Whenever my “friend” is wearing anything that isn’t a crew-neck T-shirt—like a summer dress, or a deep V—she complains that all she sees when she looks down is her cleavage hair. I’m not talking about nipple hair, which is its own whole thing, but rather longer hairs that sprout out from the center the space between your boobs. And as with other certain body parts that can grow hair, like your chin or butt, some women (like my “friend”) aren’t so keen on having… chest hair.
While those rogue nipple hairs are totally OK to pluck, cleavage/chest hair is more similar to, say, leg hair, so if you choose to remove it, the methods are pretty similar. As in: You can shave it, wax it, and/or opt for laser hair removal.
“Traditional and older methods of removing hair such as waxing or shaving require ongoing maintenance, and can cause ingrown hairs as the hair begins to grow back,” says Quenby Erickson, MD, a Chicago-based dermatologist. “While they may be less expensive, they’re temporary solutions that will need ongoing treatments. Laser hair removal has improved drastically over the years and surpasses any other option.”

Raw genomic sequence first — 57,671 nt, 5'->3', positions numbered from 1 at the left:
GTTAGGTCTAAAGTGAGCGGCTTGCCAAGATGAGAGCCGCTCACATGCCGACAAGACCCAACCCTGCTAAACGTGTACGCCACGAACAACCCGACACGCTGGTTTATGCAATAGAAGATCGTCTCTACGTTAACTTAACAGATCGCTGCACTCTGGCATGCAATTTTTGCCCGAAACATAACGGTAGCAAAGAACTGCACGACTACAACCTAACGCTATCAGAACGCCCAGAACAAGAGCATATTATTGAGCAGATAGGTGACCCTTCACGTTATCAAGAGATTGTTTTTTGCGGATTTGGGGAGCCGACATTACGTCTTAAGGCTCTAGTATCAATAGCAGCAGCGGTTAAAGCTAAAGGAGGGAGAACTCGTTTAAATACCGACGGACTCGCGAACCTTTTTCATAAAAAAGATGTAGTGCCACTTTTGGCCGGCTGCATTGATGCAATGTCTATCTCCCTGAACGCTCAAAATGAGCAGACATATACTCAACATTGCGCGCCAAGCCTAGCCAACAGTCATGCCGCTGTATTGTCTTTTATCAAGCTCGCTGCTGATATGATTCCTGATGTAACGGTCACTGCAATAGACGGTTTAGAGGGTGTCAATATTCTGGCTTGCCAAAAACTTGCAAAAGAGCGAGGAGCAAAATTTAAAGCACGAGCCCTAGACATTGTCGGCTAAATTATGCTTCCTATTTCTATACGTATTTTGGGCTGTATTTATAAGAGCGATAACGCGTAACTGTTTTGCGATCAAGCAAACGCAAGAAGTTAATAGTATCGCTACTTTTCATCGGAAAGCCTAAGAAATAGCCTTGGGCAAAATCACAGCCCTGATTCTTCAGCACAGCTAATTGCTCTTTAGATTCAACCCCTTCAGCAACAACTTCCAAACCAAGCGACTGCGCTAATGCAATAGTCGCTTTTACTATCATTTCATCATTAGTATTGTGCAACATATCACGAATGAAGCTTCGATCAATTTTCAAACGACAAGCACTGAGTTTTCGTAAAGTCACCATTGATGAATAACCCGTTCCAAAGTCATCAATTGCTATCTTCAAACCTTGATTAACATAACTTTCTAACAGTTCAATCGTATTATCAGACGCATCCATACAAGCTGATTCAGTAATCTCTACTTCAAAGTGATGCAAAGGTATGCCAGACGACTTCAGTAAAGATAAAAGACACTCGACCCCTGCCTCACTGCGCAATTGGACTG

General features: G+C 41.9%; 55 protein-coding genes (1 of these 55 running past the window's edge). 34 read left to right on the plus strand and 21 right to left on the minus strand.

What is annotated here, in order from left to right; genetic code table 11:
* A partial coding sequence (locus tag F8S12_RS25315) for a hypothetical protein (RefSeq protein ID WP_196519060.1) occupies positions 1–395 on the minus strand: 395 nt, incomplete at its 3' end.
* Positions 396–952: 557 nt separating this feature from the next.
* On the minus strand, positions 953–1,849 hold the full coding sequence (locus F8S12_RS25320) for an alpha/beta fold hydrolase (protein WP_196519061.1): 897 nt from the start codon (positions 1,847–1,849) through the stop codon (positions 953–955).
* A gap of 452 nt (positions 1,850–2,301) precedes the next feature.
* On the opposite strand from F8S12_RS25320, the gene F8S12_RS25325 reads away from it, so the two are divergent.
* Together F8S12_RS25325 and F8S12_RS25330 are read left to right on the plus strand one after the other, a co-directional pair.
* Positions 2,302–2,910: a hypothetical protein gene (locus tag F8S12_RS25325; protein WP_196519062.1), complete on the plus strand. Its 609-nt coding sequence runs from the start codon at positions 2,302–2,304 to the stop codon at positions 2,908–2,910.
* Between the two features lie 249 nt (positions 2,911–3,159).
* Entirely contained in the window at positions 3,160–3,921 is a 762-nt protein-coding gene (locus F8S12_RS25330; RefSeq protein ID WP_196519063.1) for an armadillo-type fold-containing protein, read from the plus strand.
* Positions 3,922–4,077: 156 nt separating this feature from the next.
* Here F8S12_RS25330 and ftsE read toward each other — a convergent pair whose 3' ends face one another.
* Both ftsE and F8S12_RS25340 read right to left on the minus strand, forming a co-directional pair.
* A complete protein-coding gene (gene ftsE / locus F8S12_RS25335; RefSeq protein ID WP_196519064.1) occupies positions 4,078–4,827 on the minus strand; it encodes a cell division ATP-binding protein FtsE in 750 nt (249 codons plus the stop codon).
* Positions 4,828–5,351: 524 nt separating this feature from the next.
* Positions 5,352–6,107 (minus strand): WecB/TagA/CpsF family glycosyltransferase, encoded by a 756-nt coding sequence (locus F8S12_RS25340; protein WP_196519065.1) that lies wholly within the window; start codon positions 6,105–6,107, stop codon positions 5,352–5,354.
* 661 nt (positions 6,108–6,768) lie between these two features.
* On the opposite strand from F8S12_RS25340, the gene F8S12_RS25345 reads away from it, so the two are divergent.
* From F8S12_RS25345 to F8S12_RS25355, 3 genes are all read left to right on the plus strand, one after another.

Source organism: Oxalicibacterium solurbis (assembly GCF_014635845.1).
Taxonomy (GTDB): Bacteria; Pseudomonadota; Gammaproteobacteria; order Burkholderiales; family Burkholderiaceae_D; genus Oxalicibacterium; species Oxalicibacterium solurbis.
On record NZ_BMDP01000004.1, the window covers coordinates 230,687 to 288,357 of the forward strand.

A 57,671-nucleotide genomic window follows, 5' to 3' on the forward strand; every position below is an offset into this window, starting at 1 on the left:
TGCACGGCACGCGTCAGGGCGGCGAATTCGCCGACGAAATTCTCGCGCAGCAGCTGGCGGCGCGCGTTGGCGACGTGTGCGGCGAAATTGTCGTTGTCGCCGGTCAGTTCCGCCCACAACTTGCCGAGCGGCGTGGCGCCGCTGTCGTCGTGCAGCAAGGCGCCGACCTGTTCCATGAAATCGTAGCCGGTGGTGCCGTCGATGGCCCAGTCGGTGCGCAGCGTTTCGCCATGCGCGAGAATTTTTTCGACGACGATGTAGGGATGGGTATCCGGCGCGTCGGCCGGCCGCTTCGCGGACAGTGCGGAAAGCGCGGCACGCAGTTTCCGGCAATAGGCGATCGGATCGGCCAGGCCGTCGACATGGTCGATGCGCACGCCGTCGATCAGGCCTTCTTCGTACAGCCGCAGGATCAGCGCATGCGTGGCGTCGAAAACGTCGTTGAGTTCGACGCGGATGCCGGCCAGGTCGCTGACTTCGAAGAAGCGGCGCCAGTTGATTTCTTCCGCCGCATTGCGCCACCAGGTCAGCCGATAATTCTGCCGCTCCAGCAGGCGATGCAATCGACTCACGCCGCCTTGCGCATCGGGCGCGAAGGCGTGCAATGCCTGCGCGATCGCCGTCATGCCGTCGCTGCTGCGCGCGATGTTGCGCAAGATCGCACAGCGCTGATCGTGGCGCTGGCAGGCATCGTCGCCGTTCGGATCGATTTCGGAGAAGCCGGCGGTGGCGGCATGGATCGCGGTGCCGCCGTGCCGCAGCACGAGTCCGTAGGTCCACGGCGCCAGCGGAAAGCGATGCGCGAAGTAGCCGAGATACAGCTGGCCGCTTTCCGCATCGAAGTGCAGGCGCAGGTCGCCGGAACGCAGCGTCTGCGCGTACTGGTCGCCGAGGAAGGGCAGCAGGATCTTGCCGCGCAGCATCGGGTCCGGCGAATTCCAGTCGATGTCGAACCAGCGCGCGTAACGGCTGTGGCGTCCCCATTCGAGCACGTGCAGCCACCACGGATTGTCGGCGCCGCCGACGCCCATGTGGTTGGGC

Christian Karavolas, owner of Romeo and Juliette Laser Hair Removal in New York, agrees. “The best way to remove hair in those areas would be with laser,” he says. “If you do six sessions, spaced six to eight weeks apart, it’d suffice for permanent hair reduction.” His advice? Avoid waxing because, as Dr. Erickson mentioned, it can cause irritation and lead to ingrowns.
And if you’re wondering whether that chest stubble will come back with a vengeance—i.e. darker, thicker and longer—she says that’s not the case. “It will not grow back thicker,” says Dr. Erickson. “It’s a myth that your hair will grow back thicker after these types of treatments.” Welp, that’s a relief.
For a refresher, here’s the actual, expert-approved way to properly shave your legs. Also: The Well+Good office is very torn on whether you should actually shave above the knee… or not. (I say go for it.)
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